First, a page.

By Aryaman Bhatia, Science and Tech Editor, The Pawprint DAA
DeepMind, a Google-owned London AI lab, and the University of Exeter collaborated with the Met Office to develop the so-called nowcasting technology. Traditional techniques employ complicated equations and frequently forecast for periods ranging from six hours to two weeks. The AI system can produce more accurate short-term forecasts, particularly those for major storms and flooding. Climate change is making it more difficult to predict unfavorable weather conditions, as the frequency and intensity of heavy rain rises, leading academics to assume that both considerable material damage and mortality may result.
The algorithm learned how to detect typical patterns of rainfall using UK radar data from 2016 to 2018, was tested on maps from 2019, and was judged to be correct in 89 percent of cases by 50 Met Office meteorologists. According to the study, which was published in the journal Nature, “meteorologists considerably favored the [AI] approach over rival approaches.”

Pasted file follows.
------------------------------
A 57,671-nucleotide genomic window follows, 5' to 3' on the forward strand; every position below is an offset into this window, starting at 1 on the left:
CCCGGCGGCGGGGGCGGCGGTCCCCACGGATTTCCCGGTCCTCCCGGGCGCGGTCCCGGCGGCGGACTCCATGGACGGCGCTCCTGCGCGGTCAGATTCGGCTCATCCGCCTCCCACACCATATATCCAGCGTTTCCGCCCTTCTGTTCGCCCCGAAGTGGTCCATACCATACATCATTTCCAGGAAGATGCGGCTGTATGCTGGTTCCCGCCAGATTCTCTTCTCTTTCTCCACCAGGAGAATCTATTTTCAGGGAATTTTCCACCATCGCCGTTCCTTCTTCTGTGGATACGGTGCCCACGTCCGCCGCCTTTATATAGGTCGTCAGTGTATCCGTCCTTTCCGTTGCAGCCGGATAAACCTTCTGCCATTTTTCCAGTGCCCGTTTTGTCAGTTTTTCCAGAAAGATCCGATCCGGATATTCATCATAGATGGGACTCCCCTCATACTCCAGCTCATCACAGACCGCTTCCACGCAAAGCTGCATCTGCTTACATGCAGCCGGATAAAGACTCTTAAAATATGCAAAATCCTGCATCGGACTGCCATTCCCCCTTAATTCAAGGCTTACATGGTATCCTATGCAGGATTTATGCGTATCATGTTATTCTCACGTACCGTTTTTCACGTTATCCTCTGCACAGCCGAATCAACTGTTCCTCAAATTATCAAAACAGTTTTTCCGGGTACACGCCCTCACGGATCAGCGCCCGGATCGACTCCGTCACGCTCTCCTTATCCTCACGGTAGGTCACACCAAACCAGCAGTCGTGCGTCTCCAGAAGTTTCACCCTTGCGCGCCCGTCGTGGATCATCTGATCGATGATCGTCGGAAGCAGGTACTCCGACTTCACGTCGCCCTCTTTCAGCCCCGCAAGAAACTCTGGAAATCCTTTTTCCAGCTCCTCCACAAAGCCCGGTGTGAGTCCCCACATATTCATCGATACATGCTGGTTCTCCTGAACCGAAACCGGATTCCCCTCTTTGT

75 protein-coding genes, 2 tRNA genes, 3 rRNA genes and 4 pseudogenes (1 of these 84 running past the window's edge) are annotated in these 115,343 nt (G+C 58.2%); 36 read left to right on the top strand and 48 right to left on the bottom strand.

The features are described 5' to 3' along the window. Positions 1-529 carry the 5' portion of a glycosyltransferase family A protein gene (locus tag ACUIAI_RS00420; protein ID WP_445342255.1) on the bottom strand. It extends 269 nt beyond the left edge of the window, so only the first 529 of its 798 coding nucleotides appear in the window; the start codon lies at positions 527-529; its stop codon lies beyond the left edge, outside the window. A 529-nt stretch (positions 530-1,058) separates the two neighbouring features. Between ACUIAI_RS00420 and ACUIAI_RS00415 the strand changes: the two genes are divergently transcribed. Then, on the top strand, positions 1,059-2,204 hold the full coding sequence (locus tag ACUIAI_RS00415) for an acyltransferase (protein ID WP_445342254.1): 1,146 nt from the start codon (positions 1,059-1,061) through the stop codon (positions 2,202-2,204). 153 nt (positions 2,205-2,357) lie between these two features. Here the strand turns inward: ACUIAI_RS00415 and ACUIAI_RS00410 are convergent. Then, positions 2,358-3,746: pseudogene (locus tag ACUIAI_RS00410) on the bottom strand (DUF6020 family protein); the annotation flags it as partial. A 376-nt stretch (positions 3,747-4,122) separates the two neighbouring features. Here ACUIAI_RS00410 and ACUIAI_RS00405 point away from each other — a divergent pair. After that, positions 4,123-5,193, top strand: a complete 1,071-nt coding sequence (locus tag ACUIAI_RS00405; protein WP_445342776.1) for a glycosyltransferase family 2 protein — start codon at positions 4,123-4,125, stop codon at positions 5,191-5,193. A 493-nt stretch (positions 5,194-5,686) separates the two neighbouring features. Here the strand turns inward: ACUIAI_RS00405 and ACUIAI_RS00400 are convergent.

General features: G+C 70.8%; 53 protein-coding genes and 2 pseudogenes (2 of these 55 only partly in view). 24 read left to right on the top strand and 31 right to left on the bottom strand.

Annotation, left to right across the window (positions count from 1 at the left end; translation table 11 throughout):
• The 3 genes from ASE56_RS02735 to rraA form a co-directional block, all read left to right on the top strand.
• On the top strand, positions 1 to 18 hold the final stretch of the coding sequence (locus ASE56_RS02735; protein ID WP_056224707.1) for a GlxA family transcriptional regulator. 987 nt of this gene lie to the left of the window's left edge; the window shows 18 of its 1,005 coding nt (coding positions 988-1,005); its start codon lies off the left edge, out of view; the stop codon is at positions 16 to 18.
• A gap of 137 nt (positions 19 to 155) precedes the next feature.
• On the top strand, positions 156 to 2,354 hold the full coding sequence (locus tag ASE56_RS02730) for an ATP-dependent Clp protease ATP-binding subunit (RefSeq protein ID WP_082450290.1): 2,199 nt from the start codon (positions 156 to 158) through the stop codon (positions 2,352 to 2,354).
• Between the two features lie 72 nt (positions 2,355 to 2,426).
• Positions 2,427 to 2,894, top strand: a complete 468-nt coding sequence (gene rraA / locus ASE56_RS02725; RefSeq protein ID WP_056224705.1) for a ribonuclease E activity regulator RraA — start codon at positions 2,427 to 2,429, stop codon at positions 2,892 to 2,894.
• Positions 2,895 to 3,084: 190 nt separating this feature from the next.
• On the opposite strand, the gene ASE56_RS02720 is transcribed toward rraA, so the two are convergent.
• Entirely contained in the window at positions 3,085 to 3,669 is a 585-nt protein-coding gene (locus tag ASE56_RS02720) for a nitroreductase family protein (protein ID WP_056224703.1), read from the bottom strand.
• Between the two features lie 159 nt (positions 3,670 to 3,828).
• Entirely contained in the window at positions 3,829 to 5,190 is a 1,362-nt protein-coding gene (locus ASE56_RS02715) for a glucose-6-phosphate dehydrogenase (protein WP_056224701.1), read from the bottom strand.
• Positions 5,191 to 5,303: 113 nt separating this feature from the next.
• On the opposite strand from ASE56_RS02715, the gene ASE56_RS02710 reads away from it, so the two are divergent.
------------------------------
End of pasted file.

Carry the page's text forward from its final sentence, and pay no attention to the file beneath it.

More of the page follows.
“It’s still early days, but our study indicates that AI may be a powerful tool, enabling forecasters to spend less time combing through ever-expanding mounds of prediction data and instead focus on better comprehending the consequences of their forecasts,” said DeepMind senior scientist Shakir Mohamed.
To combine effective A.I. approaches with weather forecasting, the team overlaid six sides of a cube onto planet Earth, then flattened the cube’s six faces, similar to an architectural paper model. Because of their particular significance in weather, the authors handled the polar faces differently as one approach to enhance prediction accuracy. The data-driven model would require more detail before it could compete with existing operational forecasts, according to the authors, but the idea shows promise as an alternative approach to generating weather forecasts, particularly with an increasing amount of previous forecasts and weather observations.
As previously said, as artificial intelligence advances, scientists will be able to forecast catastrophic weather disasters such as cyclones, tsunamis, and acid rain, all of which are fatal. However, the technology is still in its early stages and will take at least five more years of research before it can truly demonstrate its actual potential and anticipate events years in the future, allowing the human race to come up with answers to issues that haven’t even occurred yet!